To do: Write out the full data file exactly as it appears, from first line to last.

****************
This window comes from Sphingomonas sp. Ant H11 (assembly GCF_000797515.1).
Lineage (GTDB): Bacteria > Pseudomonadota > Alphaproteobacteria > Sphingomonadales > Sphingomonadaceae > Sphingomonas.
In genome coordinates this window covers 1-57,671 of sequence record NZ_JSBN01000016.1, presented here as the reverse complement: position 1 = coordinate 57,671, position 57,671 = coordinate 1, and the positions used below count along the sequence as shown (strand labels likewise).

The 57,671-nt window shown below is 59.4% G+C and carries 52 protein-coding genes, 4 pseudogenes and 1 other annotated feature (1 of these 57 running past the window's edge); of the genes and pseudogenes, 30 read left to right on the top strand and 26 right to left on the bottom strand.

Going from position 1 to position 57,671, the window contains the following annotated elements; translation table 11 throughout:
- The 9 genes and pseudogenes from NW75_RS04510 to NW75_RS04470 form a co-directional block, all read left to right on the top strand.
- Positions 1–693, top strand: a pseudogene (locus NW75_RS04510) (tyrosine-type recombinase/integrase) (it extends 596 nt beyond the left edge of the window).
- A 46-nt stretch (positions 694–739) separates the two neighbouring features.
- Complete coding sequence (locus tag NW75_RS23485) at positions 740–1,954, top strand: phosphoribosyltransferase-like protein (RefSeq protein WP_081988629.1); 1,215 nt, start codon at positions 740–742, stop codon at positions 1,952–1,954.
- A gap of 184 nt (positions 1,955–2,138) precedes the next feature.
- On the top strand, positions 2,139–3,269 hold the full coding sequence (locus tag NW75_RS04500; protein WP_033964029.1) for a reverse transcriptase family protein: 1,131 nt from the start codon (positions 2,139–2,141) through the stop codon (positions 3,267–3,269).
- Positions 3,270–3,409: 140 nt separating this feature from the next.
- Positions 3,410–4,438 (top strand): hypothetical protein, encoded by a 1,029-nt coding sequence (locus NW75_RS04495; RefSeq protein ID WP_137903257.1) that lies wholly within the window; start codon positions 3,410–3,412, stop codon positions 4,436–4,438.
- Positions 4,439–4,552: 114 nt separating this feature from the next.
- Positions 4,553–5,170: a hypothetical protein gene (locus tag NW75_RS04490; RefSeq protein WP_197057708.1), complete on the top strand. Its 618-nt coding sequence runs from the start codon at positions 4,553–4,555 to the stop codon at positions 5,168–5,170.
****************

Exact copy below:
This window comes from Sphingomonas sp. Ant H11 (assembly GCF_000797515.1).
Lineage (GTDB): Bacteria > Pseudomonadota > Alphaproteobacteria > Sphingomonadales > Sphingomonadaceae > Sphingomonas.
In genome coordinates this window covers 1-57,671 of sequence record NZ_JSBN01000016.1, presented here as the reverse complement: position 1 = coordinate 57,671, position 57,671 = coordinate 1, and the positions used below count along the sequence as shown (strand labels likewise).

The 57,671-nt window shown below is 59.4% G+C and carries 52 protein-coding genes, 4 pseudogenes and 1 other annotated feature (1 of these 57 running past the window's edge); of the genes and pseudogenes, 30 read left to right on the top strand and 26 right to left on the bottom strand.

Going from position 1 to position 57,671, the window contains the following annotated elements; translation table 11 throughout:
- The 9 genes and pseudogenes from NW75_RS04510 to NW75_RS04470 form a co-directional block, all read left to right on the top strand.
- Positions 1–693, top strand: a pseudogene (locus NW75_RS04510) (tyrosine-type recombinase/integrase) (it extends 596 nt beyond the left edge of the window).
- A 46-nt stretch (positions 694–739) separates the two neighbouring features.
- Complete coding sequence (locus tag NW75_RS23485) at positions 740–1,954, top strand: phosphoribosyltransferase-like protein (RefSeq protein WP_081988629.1); 1,215 nt, start codon at positions 740–742, stop codon at positions 1,952–1,954.
- A gap of 184 nt (positions 1,955–2,138) precedes the next feature.
- On the top strand, positions 2,139–3,269 hold the full coding sequence (locus tag NW75_RS04500; protein WP_033964029.1) for a reverse transcriptase family protein: 1,131 nt from the start codon (positions 2,139–2,141) through the stop codon (positions 3,267–3,269).
- Positions 3,270–3,409: 140 nt separating this feature from the next.
- Positions 3,410–4,438 (top strand): hypothetical protein, encoded by a 1,029-nt coding sequence (locus NW75_RS04495; RefSeq protein ID WP_137903257.1) that lies wholly within the window; start codon positions 3,410–3,412, stop codon positions 4,436–4,438.
- Positions 4,439–4,552: 114 nt separating this feature from the next.
- Positions 4,553–5,170: a hypothetical protein gene (locus tag NW75_RS04490; RefSeq protein WP_197057708.1), complete on the top strand. Its 618-nt coding sequence runs from the start codon at positions 4,553–4,555 to the stop codon at positions 5,168–5,170.